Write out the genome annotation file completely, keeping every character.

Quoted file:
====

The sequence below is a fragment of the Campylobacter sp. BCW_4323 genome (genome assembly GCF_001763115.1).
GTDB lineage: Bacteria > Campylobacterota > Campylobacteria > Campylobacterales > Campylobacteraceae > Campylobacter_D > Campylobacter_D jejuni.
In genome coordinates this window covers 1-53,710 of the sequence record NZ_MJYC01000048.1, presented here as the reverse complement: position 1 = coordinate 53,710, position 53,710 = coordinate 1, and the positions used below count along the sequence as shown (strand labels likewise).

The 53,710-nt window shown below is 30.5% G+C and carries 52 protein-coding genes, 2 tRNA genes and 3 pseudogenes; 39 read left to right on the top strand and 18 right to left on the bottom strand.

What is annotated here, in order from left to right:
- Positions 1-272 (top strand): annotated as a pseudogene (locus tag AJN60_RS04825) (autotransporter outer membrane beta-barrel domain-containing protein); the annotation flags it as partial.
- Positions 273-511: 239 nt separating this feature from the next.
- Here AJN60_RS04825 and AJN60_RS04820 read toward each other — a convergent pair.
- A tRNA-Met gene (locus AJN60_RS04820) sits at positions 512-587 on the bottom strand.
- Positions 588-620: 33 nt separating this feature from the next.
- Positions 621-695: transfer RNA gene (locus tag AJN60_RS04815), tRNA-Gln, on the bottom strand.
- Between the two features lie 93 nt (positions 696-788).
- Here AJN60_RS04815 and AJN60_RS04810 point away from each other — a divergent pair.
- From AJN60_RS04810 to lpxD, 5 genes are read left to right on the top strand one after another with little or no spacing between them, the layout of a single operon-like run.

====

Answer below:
The sequence below is a fragment of the Campylobacter sp. BCW_4323 genome (genome assembly GCF_001763115.1).
GTDB lineage: Bacteria > Campylobacterota > Campylobacteria > Campylobacterales > Campylobacteraceae > Campylobacter_D > Campylobacter_D jejuni.
In genome coordinates this window covers 1-53,710 of the sequence record NZ_MJYC01000048.1, presented here as the reverse complement: position 1 = coordinate 53,710, position 53,710 = coordinate 1, and the positions used below count along the sequence as shown (strand labels likewise).

The 53,710-nt window shown below is 30.5% G+C and carries 52 protein-coding genes, 2 tRNA genes and 3 pseudogenes; 39 read left to right on the top strand and 18 right to left on the bottom strand.

What is annotated here, in order from left to right:
- Positions 1-272 (top strand): annotated as a pseudogene (locus tag AJN60_RS04825) (autotransporter outer membrane beta-barrel domain-containing protein); the annotation flags it as partial.
- Positions 273-511: 239 nt separating this feature from the next.
- Here AJN60_RS04825 and AJN60_RS04820 read toward each other — a convergent pair.
- A tRNA-Met gene (locus AJN60_RS04820) sits at positions 512-587 on the bottom strand.
- Positions 588-620: 33 nt separating this feature from the next.
- Positions 621-695: transfer RNA gene (locus tag AJN60_RS04815), tRNA-Gln, on the bottom strand.
- Between the two features lie 93 nt (positions 696-788).
- Here AJN60_RS04815 and AJN60_RS04810 point away from each other — a divergent pair.
- From AJN60_RS04810 to lpxD, 5 genes are read left to right on the top strand one after another with little or no spacing between them, the layout of a single operon-like run.